In 1869 a group of young physicians collaborated together to form the Louisville Medical College, the third college of medicine in the state of Kentucky. The first graduated in 1870. Classes were graduated each subsequent year. The faculty included eight professors and three demonstrators. This particular College of Medicine did not have any university affiliation and used a charter, granted in 1854, that was originally intended for the establishment of a medical school to be known as the Clay School of Medicine. The Clay School, however, never came to fruition. In 1874, the Kentucky School of Medicine was reorganized as a “Spring” school and it would share building facilities with the Louisville Medical College, the latter being a “Fall” school. As such, students at Louisville Medical College were encouraged to apply for the Spring session with the Kentucky School of Medicine. Not only was this reciprocal agreement faster for students there was also a reduction in tuition. This, however, was not welcomed with open arms in the medical community. A meeting of the Association of American Medical Colleges resulted in the condemnation of colleges of medicine that were considered low-cost.
The Louisville Medical News was quite vocal in its distaste of Louisville Medical College’s “ways” and called upon them to either fix their ways or close up shop. The Louisville College of Medicine publicly rebuked the call of the Louisville Medical News.
Course of Instruction
One preliminary course of four weeks’ duration, and a regular session of nineteen weeks’ duration, annually. Daily quizzes were held by the faculty. The plan of instruction included lectures, clinics, quizzes, and practical demonstrations. Lectures included theory and practice of medicine, anatomy, materia medica, obstetrics, gynecology, chemistry, physiology, histology, surgery, therapeutics, and diseases of children.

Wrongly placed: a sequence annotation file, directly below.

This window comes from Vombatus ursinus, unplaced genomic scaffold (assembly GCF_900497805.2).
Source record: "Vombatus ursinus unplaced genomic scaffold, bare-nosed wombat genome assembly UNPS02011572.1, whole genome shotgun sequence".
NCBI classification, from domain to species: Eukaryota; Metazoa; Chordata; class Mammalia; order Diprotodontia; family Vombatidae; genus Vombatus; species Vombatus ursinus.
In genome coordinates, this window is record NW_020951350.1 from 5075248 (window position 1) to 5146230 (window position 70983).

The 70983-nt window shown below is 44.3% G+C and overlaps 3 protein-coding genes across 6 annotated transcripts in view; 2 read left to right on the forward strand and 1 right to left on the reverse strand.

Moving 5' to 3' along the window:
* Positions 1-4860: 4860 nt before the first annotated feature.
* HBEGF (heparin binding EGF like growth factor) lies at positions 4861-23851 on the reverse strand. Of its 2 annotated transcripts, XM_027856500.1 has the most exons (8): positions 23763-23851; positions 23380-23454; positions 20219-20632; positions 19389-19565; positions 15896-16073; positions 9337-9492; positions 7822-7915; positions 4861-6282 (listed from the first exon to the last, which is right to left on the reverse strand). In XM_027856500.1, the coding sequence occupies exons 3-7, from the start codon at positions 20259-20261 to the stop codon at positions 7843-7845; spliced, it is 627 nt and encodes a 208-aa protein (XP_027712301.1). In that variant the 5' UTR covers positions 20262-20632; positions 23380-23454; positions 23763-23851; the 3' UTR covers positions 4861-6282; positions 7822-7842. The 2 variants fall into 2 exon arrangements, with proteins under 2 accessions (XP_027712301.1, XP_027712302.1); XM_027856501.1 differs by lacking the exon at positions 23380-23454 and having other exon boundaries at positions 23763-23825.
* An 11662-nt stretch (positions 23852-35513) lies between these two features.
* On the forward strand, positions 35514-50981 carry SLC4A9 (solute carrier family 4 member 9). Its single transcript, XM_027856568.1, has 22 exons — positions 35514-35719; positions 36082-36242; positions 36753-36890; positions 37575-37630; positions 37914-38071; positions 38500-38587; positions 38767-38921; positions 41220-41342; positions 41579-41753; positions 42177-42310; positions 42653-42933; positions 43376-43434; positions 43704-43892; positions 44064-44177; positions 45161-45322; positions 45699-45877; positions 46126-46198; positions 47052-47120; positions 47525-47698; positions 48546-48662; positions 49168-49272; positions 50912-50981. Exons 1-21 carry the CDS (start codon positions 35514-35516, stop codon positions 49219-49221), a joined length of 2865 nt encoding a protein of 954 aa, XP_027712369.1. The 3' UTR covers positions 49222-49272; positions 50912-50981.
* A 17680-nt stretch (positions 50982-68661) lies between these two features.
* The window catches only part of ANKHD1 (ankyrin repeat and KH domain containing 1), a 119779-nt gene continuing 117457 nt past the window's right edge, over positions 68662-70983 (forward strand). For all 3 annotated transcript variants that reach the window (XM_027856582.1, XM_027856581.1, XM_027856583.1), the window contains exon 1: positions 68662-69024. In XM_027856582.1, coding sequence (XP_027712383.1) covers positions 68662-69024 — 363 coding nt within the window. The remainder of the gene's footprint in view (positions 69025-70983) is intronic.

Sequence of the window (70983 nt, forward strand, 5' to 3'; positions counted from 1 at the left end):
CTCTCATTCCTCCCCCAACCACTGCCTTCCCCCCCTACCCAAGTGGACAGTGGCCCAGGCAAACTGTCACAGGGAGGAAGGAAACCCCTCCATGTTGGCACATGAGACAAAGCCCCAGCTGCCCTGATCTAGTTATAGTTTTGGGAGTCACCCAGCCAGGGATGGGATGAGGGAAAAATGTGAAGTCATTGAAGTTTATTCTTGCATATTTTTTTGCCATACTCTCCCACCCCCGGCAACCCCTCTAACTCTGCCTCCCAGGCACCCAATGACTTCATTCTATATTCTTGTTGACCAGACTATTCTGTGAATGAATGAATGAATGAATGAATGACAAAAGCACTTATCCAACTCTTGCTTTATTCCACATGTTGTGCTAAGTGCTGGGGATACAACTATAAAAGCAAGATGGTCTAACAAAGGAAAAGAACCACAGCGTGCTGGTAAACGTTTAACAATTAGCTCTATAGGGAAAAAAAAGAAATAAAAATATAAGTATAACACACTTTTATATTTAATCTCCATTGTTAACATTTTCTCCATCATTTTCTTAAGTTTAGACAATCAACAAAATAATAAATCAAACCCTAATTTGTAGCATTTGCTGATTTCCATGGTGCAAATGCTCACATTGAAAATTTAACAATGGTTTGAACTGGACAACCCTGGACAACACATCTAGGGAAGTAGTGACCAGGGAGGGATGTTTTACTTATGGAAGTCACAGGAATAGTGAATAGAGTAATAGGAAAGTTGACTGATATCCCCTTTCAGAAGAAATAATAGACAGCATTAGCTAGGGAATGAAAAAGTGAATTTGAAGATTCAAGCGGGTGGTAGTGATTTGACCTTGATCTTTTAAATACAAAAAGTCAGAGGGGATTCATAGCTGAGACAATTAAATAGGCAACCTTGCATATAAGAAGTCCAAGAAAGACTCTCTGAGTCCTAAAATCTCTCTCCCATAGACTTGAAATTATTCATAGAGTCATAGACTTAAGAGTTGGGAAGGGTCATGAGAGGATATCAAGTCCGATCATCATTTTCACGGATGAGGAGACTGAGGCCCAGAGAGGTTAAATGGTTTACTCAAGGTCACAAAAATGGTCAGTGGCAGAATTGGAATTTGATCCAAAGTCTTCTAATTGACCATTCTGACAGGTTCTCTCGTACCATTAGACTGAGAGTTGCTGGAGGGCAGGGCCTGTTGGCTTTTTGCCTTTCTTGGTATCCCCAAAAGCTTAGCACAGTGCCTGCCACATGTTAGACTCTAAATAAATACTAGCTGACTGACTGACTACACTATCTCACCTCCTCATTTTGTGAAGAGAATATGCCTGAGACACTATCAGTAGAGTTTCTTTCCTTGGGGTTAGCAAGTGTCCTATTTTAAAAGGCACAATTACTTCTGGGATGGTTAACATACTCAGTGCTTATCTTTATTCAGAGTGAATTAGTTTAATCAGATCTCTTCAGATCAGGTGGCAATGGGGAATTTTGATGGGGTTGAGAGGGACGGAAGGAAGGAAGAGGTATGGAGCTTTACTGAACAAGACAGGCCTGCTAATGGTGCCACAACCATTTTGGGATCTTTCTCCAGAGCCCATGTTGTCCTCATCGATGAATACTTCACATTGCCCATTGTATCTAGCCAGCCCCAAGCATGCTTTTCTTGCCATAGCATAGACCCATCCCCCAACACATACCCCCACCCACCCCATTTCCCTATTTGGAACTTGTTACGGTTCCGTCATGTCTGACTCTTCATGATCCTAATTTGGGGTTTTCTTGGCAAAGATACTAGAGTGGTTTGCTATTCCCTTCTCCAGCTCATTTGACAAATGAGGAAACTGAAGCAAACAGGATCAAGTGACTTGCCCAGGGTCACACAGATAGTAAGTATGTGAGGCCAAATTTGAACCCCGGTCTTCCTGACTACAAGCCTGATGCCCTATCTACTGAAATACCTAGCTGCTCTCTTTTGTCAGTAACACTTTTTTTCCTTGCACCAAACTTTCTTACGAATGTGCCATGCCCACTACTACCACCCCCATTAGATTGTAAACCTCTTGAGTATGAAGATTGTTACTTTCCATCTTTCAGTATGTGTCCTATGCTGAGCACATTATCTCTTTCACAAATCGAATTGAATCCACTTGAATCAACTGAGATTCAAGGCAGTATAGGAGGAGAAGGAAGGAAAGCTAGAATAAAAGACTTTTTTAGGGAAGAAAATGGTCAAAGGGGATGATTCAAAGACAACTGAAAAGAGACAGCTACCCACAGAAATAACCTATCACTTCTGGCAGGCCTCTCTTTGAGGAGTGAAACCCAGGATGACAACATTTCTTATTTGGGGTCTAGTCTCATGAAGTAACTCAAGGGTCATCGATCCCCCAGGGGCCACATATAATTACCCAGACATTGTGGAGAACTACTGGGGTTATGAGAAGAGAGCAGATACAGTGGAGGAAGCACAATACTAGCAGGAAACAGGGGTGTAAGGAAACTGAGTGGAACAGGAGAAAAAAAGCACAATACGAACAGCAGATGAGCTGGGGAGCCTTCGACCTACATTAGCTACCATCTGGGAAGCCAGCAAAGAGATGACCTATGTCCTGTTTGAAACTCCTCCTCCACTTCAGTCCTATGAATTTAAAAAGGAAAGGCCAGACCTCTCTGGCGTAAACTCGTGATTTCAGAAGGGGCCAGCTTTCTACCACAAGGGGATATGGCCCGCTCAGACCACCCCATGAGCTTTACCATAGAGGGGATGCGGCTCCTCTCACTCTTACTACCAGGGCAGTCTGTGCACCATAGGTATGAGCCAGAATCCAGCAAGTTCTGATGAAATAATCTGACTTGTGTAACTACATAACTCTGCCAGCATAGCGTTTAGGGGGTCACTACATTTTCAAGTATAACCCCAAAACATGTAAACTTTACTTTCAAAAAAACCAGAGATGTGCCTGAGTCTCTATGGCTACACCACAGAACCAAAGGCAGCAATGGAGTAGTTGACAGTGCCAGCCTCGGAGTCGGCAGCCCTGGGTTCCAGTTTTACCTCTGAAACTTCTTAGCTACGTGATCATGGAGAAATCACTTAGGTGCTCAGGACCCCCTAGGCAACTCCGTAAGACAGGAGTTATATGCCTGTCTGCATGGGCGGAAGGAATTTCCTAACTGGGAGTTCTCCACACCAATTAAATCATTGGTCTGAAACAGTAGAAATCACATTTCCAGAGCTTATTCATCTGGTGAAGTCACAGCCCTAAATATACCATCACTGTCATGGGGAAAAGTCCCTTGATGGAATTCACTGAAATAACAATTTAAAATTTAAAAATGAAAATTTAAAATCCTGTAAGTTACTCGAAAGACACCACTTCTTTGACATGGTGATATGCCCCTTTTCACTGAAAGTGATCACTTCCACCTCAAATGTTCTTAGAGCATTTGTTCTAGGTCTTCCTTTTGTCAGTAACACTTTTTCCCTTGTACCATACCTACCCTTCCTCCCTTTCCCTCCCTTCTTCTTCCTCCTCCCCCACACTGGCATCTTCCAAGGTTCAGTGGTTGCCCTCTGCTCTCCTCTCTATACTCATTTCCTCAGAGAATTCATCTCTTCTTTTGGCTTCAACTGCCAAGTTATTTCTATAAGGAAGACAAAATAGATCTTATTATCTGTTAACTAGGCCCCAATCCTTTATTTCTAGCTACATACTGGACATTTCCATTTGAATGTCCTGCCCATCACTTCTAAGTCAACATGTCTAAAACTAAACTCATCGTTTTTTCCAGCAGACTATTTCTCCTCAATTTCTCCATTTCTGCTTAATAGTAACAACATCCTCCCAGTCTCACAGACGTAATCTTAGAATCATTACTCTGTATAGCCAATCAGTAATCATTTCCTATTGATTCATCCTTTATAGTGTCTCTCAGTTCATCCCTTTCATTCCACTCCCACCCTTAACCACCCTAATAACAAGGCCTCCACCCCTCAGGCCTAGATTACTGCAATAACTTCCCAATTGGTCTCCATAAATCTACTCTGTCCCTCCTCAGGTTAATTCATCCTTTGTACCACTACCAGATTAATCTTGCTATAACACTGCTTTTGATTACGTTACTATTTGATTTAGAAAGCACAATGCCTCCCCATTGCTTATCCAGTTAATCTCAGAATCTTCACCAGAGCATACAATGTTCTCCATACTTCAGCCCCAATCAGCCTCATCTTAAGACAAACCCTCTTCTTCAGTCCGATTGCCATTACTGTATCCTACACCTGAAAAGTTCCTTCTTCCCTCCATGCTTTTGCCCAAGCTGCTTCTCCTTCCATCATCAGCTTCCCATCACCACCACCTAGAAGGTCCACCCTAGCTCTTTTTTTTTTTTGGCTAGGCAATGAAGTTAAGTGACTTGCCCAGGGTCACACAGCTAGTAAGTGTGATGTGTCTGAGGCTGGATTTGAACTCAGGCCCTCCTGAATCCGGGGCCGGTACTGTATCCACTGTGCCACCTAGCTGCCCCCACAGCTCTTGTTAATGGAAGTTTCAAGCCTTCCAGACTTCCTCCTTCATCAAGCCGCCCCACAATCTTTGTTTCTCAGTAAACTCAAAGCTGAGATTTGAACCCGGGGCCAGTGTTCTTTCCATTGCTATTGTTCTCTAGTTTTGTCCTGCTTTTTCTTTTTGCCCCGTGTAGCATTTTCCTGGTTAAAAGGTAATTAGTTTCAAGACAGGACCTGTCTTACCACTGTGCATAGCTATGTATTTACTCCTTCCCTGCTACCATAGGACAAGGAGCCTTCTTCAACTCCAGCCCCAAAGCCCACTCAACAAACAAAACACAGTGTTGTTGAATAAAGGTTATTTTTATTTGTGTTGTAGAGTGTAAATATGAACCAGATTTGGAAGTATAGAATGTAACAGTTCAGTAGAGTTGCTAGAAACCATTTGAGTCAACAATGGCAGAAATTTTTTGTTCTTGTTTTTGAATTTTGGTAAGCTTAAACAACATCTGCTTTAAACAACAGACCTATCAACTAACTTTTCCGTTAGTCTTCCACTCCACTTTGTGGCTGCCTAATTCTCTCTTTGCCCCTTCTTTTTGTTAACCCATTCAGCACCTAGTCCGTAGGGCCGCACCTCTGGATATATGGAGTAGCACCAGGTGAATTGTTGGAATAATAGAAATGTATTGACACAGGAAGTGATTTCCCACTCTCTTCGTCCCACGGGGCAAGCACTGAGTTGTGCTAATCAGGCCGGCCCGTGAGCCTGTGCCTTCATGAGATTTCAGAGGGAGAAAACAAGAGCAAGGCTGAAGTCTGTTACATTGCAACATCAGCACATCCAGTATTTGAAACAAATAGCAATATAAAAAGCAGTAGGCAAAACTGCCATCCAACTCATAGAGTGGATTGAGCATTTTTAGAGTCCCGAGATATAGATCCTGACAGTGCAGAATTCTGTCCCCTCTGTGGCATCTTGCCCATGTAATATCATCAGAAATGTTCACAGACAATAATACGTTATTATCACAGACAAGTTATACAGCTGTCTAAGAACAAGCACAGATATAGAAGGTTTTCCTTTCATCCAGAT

Requirements for Admission
For admission there were no requirements. In order to graduate, the student must be twenty-one years of age, of good moral character, completed three years’ study, two full courses of lectures (not in the same twelve months), one course of dissection, one course of hospital clinics, and satisfactory examination.
Cost of Attendance
Matriculation was $5; demonstrator fees were $10; lectures were $75; hospital fees were $5; graduation fee was $30.
Number of matriculates and of graduates at each sessions reported, and percentages of graduates to matriculates:
Average percentage of graduates to matriculate during the preceding six years: forty-three percent.
Louisville Medical College Matriculation Tickets
Contributed by Shawn Logan | firstname.lastname@example.org
⁘ Works Cited ⁘
- Lawson, Hampden, C.”The Early Medical Schools of Kentucky.” Bulletin of the History of Medicine 24, no. 2 (1950): 168-75.
- Medical Education and Medical Colleges in the United States and Canada, 1765-1885. Springfield, 1885.
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